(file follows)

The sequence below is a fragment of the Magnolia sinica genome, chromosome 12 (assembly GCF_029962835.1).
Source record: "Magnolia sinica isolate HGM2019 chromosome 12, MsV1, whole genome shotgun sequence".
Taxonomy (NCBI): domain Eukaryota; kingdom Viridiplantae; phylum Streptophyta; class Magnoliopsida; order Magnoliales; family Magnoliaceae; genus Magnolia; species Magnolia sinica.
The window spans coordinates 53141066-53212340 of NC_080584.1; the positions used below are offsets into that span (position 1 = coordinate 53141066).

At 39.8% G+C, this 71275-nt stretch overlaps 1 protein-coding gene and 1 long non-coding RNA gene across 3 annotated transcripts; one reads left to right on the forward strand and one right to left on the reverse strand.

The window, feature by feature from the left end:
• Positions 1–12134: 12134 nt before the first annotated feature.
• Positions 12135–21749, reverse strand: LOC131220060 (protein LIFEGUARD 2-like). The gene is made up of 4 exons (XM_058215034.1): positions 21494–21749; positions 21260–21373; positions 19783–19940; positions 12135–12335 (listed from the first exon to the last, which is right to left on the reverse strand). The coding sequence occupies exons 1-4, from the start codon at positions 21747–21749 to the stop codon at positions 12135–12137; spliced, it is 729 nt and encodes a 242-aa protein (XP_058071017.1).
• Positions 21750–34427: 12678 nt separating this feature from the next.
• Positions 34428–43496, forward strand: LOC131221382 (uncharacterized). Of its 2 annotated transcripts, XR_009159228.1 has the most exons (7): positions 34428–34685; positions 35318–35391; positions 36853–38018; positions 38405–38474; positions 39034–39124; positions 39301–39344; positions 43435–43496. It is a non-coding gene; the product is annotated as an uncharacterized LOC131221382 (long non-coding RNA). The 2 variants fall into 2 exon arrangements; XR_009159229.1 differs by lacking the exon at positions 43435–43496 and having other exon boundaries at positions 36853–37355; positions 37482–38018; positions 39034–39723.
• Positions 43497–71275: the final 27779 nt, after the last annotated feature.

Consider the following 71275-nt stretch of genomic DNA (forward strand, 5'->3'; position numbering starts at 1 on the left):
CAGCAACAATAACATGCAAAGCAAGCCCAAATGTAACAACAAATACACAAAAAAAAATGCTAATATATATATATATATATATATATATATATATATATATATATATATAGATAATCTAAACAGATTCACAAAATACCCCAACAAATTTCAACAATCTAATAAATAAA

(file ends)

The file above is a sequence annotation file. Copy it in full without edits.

The sequence below is a fragment of the Magnolia sinica genome, chromosome 12 (assembly GCF_029962835.1).
Source record: "Magnolia sinica isolate HGM2019 chromosome 12, MsV1, whole genome shotgun sequence".
Taxonomy (NCBI): domain Eukaryota; kingdom Viridiplantae; phylum Streptophyta; class Magnoliopsida; order Magnoliales; family Magnoliaceae; genus Magnolia; species Magnolia sinica.
The window spans coordinates 53141066-53212340 of NC_080584.1; the positions used below are offsets into that span (position 1 = coordinate 53141066).

At 39.8% G+C, this 71275-nt stretch overlaps 1 protein-coding gene and 1 long non-coding RNA gene across 3 annotated transcripts; one reads left to right on the forward strand and one right to left on the reverse strand.

The window, feature by feature from the left end:
• Positions 1–12134: 12134 nt before the first annotated feature.
• Positions 12135–21749, reverse strand: LOC131220060 (protein LIFEGUARD 2-like). The gene is made up of 4 exons (XM_058215034.1): positions 21494–21749; positions 21260–21373; positions 19783–19940; positions 12135–12335 (listed from the first exon to the last, which is right to left on the reverse strand). The coding sequence occupies exons 1-4, from the start codon at positions 21747–21749 to the stop codon at positions 12135–12137; spliced, it is 729 nt and encodes a 242-aa protein (XP_058071017.1).
• Positions 21750–34427: 12678 nt separating this feature from the next.
• Positions 34428–43496, forward strand: LOC131221382 (uncharacterized). Of its 2 annotated transcripts, XR_009159228.1 has the most exons (7): positions 34428–34685; positions 35318–35391; positions 36853–38018; positions 38405–38474; positions 39034–39124; positions 39301–39344; positions 43435–43496. It is a non-coding gene; the product is annotated as an uncharacterized LOC131221382 (long non-coding RNA). The 2 variants fall into 2 exon arrangements; XR_009159229.1 differs by lacking the exon at positions 43435–43496 and having other exon boundaries at positions 36853–37355; positions 37482–38018; positions 39034–39723.
• Positions 43497–71275: the final 27779 nt, after the last annotated feature.

Consider the following 71275-nt stretch of genomic DNA (forward strand, 5'->3'; position numbering starts at 1 on the left):
CAGCAACAATAACATGCAAAGCAAGCCCAAATGTAACAACAAATACACAAAAAAAAATGCTAATATATATATATATATATATATATATATATATATATATATATATATAGATAATCTAAACAGATTCACAAAATACCCCAACAAATTTCAACAATCTAATAAATAAA